The invention concerns a method and apparatus for accomplishing and/or facilitating the analysis of multiple biomolecules arrayed in a two-dimensional (2D) array, such as a gel or other solid support.
The invention is particularly suited for use in Layered Expression Scanning (LES). LES is a new technology co-developed by the National Institutes of Health and 20/20 GeneSystems, Inc. (http://www.2020gene.com/) (Englert, C. R. et al. (200) “LAYERED EXPRESSION SCANNING: RAPID MOLECULAR PROFILING OF TUMOR SAMPLES,” Cancer Res. 60: 1526-1530). The method utilizes a layered array of membranes for molecular analysis and can be applied to a variety of life science platforms, including tissue sections, cells in culture, electrophoresis gels, multi-well plates, and tissue arrays (FIG. 1). The technique is preferably performed by passing the sample through the series of membrane layers while maintaining two-dimensional architecture, thus permitting the concurrent measurement of different RNA transcripts or proteins in each of the individual sample elements (e.g., various cellular phenotypes in a tissue section, bands on a gel, individual wells of a microtiter plate). The method has a number of properties that increase its utility. It is conceptually simple, requires no moving parts, can be used as an open or closed format, and maintains target biomolecules at a high concentration during the analysis process to produce sensitive measurements.
In preferred embodiments, the invention employs a separator, referred to herein as an External Movement Inhibitor device (“EMI”) that can be imposed upon a two-dimensional solid array to isolate and sequester those biomolecules located at one region of the array from those biomolecules located at a different region of the array. Since the EMI sequesters the various molecular species, the architecture of the 2-dimensional pattern, and the spatial relationships of the molecules in the array are preserved.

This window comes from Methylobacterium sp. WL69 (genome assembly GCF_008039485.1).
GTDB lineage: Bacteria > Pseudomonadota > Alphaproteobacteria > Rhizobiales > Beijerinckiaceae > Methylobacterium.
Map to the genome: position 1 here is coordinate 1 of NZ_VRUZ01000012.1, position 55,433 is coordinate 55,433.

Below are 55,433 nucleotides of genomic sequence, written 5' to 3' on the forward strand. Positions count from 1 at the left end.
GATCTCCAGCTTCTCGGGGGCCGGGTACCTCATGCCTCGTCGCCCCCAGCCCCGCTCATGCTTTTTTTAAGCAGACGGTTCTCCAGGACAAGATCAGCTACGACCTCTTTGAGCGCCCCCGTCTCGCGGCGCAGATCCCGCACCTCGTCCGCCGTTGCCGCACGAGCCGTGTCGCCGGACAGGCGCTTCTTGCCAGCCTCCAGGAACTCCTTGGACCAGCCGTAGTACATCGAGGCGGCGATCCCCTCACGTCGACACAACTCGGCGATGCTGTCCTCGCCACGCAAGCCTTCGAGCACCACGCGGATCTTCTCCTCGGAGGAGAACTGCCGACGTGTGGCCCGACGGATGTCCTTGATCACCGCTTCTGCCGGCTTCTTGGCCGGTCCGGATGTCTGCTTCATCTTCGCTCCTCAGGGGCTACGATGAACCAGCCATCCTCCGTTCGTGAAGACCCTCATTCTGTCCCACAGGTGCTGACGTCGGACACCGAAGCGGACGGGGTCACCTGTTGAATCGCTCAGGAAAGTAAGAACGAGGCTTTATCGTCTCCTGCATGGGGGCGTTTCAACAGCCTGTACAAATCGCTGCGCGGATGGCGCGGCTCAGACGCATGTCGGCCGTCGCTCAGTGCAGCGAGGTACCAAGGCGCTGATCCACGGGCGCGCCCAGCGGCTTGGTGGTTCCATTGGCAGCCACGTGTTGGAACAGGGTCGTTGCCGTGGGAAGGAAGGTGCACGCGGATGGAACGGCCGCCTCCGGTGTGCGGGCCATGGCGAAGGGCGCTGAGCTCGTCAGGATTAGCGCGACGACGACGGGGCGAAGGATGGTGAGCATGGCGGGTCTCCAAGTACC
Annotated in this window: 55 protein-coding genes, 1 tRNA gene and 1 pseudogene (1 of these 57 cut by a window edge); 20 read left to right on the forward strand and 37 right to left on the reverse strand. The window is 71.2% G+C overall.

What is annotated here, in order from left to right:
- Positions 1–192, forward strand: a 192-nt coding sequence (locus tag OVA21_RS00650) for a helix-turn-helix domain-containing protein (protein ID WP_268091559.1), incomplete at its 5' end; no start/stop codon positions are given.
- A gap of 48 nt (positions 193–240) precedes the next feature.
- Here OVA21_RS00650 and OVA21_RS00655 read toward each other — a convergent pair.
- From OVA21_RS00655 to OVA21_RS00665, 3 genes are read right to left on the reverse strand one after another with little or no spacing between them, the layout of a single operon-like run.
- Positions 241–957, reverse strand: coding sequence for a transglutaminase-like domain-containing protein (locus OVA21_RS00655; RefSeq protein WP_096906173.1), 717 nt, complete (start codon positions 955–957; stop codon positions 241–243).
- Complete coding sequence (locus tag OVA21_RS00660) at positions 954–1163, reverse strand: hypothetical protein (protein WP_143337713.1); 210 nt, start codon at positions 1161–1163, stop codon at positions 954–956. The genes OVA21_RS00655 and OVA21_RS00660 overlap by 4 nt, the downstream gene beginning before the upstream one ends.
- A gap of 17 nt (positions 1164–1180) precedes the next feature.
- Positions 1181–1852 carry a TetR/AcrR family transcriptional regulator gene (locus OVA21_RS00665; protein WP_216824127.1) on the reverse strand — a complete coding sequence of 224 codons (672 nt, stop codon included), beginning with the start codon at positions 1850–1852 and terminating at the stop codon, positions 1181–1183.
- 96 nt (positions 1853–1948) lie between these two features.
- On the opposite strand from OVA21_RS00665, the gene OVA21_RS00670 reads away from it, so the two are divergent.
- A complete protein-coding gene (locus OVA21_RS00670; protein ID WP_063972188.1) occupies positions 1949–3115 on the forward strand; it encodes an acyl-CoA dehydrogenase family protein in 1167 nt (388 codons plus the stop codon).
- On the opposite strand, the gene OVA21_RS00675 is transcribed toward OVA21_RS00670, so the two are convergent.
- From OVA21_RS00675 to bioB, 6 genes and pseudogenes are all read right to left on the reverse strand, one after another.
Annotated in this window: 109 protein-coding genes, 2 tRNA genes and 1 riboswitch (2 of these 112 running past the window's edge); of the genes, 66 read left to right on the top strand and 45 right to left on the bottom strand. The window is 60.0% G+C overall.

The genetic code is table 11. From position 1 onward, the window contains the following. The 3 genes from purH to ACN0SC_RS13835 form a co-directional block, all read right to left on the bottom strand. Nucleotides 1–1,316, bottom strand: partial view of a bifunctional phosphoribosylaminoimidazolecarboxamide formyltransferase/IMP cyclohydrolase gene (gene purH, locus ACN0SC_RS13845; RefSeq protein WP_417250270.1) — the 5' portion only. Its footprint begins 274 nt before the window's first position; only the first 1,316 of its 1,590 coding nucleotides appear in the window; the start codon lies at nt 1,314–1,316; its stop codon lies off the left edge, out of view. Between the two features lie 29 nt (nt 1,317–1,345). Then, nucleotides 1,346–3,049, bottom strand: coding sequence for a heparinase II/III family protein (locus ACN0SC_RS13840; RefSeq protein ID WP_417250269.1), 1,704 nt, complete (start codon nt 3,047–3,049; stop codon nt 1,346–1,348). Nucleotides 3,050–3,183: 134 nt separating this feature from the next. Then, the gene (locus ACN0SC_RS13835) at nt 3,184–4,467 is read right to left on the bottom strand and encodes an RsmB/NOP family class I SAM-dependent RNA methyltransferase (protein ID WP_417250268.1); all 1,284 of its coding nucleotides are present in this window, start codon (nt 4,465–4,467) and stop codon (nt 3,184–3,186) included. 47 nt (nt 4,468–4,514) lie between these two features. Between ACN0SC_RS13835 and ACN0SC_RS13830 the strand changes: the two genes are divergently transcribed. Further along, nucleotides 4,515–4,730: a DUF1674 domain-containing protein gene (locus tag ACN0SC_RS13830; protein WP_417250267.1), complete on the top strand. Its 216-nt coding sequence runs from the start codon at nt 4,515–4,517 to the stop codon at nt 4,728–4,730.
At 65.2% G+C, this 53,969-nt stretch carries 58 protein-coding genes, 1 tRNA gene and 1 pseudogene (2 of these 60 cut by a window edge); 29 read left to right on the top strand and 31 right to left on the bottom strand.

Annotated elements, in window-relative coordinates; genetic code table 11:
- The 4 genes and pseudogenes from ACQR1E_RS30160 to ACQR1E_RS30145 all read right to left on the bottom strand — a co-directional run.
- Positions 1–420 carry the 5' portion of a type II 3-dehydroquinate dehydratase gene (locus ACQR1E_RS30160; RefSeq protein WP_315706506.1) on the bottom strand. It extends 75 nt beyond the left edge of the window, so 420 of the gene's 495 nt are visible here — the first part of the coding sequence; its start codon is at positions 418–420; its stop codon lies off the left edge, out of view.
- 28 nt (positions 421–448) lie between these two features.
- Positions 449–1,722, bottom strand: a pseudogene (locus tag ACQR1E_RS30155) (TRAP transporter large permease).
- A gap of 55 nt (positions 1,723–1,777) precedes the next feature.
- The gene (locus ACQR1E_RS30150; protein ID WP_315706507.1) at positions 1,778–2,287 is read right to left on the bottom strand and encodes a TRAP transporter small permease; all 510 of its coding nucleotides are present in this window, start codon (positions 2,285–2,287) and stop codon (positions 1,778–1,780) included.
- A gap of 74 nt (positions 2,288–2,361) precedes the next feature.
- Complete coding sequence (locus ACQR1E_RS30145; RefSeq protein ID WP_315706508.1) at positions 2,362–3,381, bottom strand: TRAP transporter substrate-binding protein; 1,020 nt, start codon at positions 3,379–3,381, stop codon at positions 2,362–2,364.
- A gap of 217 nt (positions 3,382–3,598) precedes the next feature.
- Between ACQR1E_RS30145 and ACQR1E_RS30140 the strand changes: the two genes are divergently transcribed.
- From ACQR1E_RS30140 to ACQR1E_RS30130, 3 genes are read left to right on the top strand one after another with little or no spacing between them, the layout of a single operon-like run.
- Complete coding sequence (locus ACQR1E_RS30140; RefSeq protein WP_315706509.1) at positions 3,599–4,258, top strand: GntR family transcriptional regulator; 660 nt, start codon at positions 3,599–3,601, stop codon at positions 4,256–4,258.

The biomolecules of relevance to the present invention may be nucleic acid molecules (RNA, or DNA), proteins (enzymes, immunoglobulins, receptors, receptor ligands, hormones, antigens, etc.), carbohydrates or lipids. By isolating and sequestering the biomolecules of the array into discrete regions, the invention permits the analysis of some or all of such regions, so as to permit the detection of classes of molecules (e.g., nucleic acid molecules, proteins, etc.), and/or specific molecules (e.g., DNA/RNA molecules of interest (for example those associated with the presence of a pathogen, or a tumor marker or receptor, etc.), or specific proteins (enzymes, cellular factors, receptors and receptor ligands, tumor markers, etc.), carbohydrates, metals, reporter molecules, etc.) that may be present in such regions.
Such analysis may optionally be conducted multiple times to thereby permit the detection of molecules in multiple sequestered regions. In a preferred embodiment, for example, a plurality of regions, and more preferably, all regions, sequestered by the EMI will be simultaneously evaluated for the desired molecules. In a preferred embodiment of the invention, such analysis will be performed on a series of replicated samples, so as to permit multiple evaluations to be accomplished, each investigating the presence of different molecules and/or different classes of molecules for some, most, and more preferably, all of the sequestered regions.